Structured Settlements and Minors

In situations where minors or juveniles receive a structured settlement due to an accident or personal injury, its often the case that the amount awarded is setup or structured so that children won't be able to touch it until they reach legal age.

In the past, there have been cases before structured settlements where the compensation provided by insurance companies for accident or personal injury lawsuits involved a lump sum. Unfortunately, there have been several instances where the parents or legal guardians of the minor spent the lump sum and the money was used frivolously and before the juvenile saw a penny it was gone.

With structured settlements for minors setup in a way that they can't touch the funds until of legal age provided some safeguards.

In many cases, there are also scheduled payments where the minor receives predetermined funds at set intervals that are designated for such things as medical care or other essentials such as food and/or clothing.

In these situations, minors can be assigned a guardianship account where the court supervises the funds, or a structured trust with a trustee or advisor to oversee it. These types of insurance annuities are protected from creditors and judgment, and provide guaranteed payments from the insurance company.

As such structured settlement annuities sit over time, they typically yield an interest of somewhere between 3 - 10 percent so the money grows over time. These funds are protected from the parents. While there can be many reasons one might sell their settlement, there are also several advantages that many are not aware of to consider.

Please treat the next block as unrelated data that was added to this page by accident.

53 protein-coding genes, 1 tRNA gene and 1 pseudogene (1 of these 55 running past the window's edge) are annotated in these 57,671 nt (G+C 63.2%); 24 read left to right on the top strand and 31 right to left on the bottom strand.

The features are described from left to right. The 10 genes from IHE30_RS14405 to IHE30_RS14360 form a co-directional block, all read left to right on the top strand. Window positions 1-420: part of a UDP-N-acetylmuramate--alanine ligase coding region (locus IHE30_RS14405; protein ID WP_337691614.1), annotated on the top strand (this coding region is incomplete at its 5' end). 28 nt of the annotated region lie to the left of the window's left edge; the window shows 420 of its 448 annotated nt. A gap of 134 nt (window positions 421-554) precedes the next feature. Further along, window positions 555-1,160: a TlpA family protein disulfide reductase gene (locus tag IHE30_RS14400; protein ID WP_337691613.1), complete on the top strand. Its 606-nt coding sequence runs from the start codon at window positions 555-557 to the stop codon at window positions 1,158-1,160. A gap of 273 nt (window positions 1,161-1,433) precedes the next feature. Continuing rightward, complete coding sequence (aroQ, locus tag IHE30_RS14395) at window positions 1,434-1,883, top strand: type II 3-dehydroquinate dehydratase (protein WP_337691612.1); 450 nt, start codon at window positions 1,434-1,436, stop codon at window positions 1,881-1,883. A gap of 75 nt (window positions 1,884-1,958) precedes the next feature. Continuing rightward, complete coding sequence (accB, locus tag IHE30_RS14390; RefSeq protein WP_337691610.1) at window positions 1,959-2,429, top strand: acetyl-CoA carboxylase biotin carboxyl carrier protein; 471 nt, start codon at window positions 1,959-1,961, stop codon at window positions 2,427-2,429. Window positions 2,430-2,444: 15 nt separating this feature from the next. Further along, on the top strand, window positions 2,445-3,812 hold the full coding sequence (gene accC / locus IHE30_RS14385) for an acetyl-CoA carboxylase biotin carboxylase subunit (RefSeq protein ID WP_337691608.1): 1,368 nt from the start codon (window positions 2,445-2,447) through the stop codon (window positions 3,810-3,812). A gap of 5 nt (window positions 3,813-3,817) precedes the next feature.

The structured settlement annuity is the preferred method for the minor's financial security over trust funds and guardianship accounts as it provides favorable returns, tax-free status, and eliminates the chances of guardians pilfering the funds.

During the period which the child or minor is under legal age, the terms of the structured settlement are non-negotiable and setup for the duration of the annuity.

These are usually structured so they're disbursed over a certain time frame, are either setup as a monthly stream of payments or periodic lump sums, and often include an increase to accommodate the rising cost of living expenses.

While there are circumstances that allow parents or guardians to sell a structured settlement annuity on the behalf of minors or juveniles, it is not common. Furthermore, the requirements to make such a request can be challenging. It would be required by the court that the parents are able to provide proof beyond a doubt that the child's needs would be better met if the settlement were sold in their interest as opposed to waiting for future payments. But once the minor has reached the legal age of adulthood, they're within their right to sell structured settlement payments for a lump sum if they choose to, and the matter receives more leniency when brought forward compared to when parents request it on behalf of the child.

As with the selling of any structured settlement payments, the court must consider the transfer fair and interest best interest of the annuitant, according to the provisions of the Structured Settlement Protection Act (SSPA) and receive court approval. To find out the value of your settlement, try the calculator to help determine its worth.

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